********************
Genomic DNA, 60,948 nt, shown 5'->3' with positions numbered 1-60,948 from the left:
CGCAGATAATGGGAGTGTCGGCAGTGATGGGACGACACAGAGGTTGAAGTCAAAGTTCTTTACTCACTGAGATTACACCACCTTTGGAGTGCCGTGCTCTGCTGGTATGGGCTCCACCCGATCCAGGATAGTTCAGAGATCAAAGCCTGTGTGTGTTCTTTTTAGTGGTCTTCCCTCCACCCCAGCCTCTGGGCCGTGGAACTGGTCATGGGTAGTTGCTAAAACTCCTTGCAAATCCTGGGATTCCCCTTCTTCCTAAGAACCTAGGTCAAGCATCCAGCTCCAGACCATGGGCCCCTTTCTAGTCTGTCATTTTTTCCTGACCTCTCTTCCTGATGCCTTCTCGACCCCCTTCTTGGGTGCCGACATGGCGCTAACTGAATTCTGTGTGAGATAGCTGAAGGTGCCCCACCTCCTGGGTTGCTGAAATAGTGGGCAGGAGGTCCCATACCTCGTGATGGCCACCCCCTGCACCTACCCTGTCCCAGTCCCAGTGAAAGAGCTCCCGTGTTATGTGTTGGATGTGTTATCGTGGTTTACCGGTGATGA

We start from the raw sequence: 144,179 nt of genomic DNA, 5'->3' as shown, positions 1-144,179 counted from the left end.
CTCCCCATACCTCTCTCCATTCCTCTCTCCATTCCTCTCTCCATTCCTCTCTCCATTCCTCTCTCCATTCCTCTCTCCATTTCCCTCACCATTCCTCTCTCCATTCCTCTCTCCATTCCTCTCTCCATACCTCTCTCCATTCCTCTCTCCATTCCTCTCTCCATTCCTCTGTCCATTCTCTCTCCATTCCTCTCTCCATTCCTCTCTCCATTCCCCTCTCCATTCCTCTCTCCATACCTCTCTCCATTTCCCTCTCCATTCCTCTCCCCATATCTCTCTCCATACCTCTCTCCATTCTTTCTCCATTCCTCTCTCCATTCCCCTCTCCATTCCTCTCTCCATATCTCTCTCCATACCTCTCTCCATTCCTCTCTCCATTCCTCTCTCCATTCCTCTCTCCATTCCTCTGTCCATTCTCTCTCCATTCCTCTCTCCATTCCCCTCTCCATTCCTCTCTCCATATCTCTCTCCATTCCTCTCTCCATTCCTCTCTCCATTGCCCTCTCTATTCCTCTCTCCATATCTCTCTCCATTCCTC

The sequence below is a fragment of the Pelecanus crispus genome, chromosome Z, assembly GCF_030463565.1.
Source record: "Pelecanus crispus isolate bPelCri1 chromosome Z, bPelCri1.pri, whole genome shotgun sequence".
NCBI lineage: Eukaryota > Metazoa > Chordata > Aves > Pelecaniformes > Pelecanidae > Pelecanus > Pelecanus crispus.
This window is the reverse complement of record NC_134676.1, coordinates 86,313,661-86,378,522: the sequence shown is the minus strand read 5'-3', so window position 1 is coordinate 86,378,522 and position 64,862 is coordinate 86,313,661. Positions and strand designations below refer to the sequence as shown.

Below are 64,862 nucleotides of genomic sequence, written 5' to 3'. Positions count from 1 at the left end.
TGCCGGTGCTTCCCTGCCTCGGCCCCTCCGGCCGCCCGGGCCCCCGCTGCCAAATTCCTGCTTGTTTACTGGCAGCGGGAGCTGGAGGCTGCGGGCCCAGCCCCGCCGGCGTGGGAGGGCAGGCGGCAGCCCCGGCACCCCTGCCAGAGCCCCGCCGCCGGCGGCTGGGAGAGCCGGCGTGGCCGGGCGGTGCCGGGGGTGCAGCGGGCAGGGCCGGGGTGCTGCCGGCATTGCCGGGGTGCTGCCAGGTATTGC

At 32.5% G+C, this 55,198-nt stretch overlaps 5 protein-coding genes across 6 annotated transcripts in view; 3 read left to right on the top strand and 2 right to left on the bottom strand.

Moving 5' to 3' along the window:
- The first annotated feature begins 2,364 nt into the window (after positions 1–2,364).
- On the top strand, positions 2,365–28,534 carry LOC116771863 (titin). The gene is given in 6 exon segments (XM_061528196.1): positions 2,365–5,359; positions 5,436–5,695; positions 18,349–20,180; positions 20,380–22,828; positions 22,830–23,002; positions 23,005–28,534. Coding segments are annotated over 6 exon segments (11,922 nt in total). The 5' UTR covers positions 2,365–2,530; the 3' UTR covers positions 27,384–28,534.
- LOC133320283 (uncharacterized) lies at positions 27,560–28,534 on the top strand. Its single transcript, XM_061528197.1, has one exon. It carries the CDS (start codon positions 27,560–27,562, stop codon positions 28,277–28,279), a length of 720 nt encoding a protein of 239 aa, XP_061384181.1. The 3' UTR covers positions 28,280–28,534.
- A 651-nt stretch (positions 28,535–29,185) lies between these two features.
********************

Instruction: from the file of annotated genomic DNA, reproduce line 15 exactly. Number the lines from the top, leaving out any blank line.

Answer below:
- LOC133320283 (uncharacterized) lies at positions 27,560–28,534 on the top strand. Its single transcript, XM_061528197.1, has one exon. It carries the CDS (start codon positions 27,560–27,562, stop codon positions 28,277–28,279), a length of 720 nt encoding a protein of 239 aa, XP_061384181.1. The 3' UTR covers positions 28,280–28,534.